Hands Free, Heart Full

Swim

I sat in the shallow end of the pool, shadowing my toddler as I watched my older boys take their turns on the water slide.  We would need to go home soon, so I was calling to each one as they surfaced from their plunge and giving them a 5 minute warning.

One boy, one reminder.  (I could tell a man nearby was watching the exchange.)

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Allowing Children to Bloom in Season

Bloom

My grandmother had a very green thumb.  As my grandfather toiled away at getting alfalfa fields to grow and cows to give milk in a high desert climate, she turned their front yard into an explosion of color and scent.  There were bright California poppies, delicate bleeding heart bushes, a huge swath of daisies, roses that were fuller and brighter than anything at the store, fascinating four o’clocks, little purple pansies (which she loved to sing about), and my favorites: the lilac and snowball bushes.

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First Friday Q&A: What’s the Deal with Public Preschool?

First Friday September 15

First Friday Q&A is back!

Today’s question actually comes from a recent conversation with my dad, who asked, “What’s the deal with public preschool?  Is it really necessary?”

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Quick Thought: Never Stop Playing

Don't Stop Playing Resized

I recently taught a day-long workshop for a fantastic group of early childhood educators on intentional teaching and the power of play.  In preparing for that, I spent a lot of time reading Dr. Stuart Brown’s book,Play: How it Shapes the Brain, Opens the Imagination, and Invigorates the Soul (*affiliate link).

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Savoring a Slow Day When You’re Just Too Busy

Run 2

It’s been quiet here.

Well, it’s been quiet here on the blog.  In my life it’s been a cacophony of power tools, packing tape, and less than happy children.  We recently made it through the all-hands-on-deck phase of getting our home finished and everything moved.  I’ve been grouting, caulking, sanding, and painting.  Packing and unpacking.  All important and very necessary —- but that meant no time for running or writing.  Two of my favorite outlets.  When I’m too busy for those two, I usually find myself with a one-way ticket on the express train to Crazy Town.

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It’s Time to Plan a Playdate with Your Child

Playdate

I was working with some elementary aged children recently, helping them with their Mother’s Day/ Father’s Day writing assignments.  They were all following the same skeleton for their poetry, using personal details to fill in the blank spaces.

One line seemed to snag several of these little authors.

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Be The Best Parent You Can Be

Parent

When my oldest was about 6 months old, he reverted to waking every two hours at night.  I felt like a zombie.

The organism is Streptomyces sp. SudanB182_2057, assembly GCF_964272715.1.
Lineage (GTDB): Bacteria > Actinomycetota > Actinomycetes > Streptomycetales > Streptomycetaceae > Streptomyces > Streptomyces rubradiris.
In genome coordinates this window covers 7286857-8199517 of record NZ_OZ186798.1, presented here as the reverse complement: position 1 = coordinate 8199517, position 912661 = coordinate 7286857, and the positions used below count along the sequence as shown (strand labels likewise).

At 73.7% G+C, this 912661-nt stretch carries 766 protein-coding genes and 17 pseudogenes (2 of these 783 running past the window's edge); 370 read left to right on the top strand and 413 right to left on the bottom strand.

I craved sleep like it was a drug.

Desperate, I went to the library and checked out every book I could find on babies and sleep.  As my husband arrived home from work that day, he found me (semi-conscious, I’m sure) holding our son in the rocking chair surrounded by stacks of books.

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Meaningful Literacy for Early Readers

words have meaning

“The first thing kids should learn about words is that they have meaning.”

That’s what I wrote in a guest post for The Imagination Tree recently.  And it’s true!  While there is plenty of practice that does — and needs to — go on with pieces and parts of words, rearranging letters, and practicing sounds and sight words,  we must remember that with all of that, kids need a strong foundation in using words to receive and send meaning.

We’re really quite fixated on the importance of literacy in education, but if reading isn’t connected to meaning, all we’re teaching kids to do is string a bunch of sounds together.  That’s not literacy.

In this old article  from a 2005 issue NAEYC’s Young Child magazine, Susan Neuman and Kathleen Roskos, leading researchers in the field of early literacy, wrote about the importance of infusing meaning into the literacy experiences of early readers.

In reference to the joint position statement created by NAEYC and the International Reading Association outlining developmentally appropriate practice in literacy instruction, the authors wrote:

“The research-based statement stresses that for children to become skilled readers, they need to develop a rich language and conceptual knowledge base, a broad and deep vocabulary, and verbal reasoning abilities to understand messages conveyed through print.  At the same time, it recognizes that children also must develop code-related skills” (phonological awareness, the alphabetic principle, etc.). 

“But to attain a high level of skill, young children need many opportunities to develop these strands interactively, not in isolation.  Meaning, not sounds or letters, drives children’s earliest experiences with print. Therefore, the position statement points out that although specific skills like alphabet knowledge are important to literacy development, children must acquire these skills in coordination and interaction with meaningful experiences (Neuman, Bredekamp, & Copple 2000).”

How do you create a culture of literacy that is rich in meaning? Here are a few key ideas. Continue reading

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